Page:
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360 Attract Engage

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Research based article by Steelcase on Attract and Retain.

Research based article by Steelcase on Attract and Retain.

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360 Attract Engage 360 Attract Engage Document Transcript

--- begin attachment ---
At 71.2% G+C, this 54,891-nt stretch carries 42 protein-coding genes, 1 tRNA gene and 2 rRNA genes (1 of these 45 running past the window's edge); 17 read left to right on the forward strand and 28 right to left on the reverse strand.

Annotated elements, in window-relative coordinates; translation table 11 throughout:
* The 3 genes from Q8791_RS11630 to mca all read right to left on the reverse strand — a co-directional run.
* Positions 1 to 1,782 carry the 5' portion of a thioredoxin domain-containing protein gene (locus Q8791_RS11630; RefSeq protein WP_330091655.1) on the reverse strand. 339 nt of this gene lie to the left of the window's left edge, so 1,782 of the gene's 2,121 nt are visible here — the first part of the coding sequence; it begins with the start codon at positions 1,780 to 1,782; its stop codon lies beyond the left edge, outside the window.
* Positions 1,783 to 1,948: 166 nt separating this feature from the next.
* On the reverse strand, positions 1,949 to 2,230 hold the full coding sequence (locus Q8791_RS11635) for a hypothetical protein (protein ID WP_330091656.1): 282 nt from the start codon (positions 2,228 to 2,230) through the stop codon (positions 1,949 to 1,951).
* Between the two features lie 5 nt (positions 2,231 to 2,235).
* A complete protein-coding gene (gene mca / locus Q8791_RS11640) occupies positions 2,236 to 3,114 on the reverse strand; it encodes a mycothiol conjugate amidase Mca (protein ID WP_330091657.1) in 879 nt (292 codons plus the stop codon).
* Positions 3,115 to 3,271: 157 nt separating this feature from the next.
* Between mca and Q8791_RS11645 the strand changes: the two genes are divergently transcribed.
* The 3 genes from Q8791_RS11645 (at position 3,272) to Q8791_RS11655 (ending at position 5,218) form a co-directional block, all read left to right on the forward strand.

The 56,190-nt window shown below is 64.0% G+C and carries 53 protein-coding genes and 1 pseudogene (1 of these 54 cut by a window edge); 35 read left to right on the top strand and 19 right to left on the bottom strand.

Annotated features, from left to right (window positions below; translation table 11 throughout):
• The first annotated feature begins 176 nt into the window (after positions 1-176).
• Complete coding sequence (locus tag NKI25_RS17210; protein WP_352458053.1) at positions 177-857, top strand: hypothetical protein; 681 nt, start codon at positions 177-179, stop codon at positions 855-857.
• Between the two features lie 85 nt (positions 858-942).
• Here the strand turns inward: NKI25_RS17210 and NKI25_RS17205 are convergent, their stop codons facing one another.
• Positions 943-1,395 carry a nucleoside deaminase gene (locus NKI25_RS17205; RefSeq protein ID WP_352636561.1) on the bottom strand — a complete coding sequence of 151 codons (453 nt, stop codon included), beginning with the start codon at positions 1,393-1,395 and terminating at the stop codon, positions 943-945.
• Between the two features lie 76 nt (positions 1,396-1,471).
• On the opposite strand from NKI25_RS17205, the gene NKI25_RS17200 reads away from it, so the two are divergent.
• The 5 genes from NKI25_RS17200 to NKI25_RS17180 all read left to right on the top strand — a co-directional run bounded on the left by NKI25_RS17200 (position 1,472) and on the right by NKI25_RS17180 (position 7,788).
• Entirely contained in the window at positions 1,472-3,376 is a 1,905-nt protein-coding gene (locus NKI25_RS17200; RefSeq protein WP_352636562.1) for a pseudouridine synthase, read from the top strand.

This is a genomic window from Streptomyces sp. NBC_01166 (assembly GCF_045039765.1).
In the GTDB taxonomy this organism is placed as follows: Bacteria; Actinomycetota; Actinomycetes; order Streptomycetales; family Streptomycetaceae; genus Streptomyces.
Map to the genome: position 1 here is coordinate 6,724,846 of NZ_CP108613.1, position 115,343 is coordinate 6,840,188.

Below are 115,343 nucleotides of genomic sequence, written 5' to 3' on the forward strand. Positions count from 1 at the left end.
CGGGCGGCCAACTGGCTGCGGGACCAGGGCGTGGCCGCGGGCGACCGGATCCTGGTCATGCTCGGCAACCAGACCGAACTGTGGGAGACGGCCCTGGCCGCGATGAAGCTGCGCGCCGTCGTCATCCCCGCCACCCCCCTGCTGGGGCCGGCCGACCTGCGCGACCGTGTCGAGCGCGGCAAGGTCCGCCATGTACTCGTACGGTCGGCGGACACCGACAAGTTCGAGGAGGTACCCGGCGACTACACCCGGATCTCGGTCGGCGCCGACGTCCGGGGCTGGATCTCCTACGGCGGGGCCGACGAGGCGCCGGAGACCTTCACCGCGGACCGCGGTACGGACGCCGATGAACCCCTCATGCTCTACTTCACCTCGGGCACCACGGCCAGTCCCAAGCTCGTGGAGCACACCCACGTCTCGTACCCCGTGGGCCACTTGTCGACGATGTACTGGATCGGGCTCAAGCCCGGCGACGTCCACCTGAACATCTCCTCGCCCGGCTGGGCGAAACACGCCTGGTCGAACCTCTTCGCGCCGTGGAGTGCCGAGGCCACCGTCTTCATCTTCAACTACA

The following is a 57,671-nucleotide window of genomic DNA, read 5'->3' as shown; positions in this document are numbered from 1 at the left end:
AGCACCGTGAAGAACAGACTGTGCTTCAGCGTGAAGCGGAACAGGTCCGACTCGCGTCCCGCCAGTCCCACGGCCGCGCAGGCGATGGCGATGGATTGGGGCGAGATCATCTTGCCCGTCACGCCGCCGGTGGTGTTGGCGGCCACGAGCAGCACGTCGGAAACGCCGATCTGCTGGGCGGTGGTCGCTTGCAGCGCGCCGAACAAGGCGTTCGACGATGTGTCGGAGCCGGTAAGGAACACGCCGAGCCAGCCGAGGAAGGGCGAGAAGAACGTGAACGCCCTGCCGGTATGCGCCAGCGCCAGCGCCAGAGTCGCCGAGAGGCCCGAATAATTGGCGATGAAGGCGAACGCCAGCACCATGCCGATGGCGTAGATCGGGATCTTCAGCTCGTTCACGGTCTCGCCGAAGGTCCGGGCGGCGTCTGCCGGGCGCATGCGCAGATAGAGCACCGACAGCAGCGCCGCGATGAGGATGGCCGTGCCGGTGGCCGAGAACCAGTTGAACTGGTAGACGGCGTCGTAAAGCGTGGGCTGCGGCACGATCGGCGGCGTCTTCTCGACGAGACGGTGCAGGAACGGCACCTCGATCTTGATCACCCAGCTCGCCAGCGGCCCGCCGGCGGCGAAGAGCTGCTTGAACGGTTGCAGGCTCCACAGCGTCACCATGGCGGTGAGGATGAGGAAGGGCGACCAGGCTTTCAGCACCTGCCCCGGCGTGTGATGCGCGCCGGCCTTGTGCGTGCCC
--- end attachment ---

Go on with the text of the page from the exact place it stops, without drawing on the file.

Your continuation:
• August 09 e-zine Attracting & Engaging Today’s Workers S h i f tS i n at t i tude S and behavior S m a k e t h e w o rkplace more important than ever.
  • “we have a lot of meetings around gen y wor k er: here. there are certainly elements of my job i could do from home, but the collaboration is what we do at work.”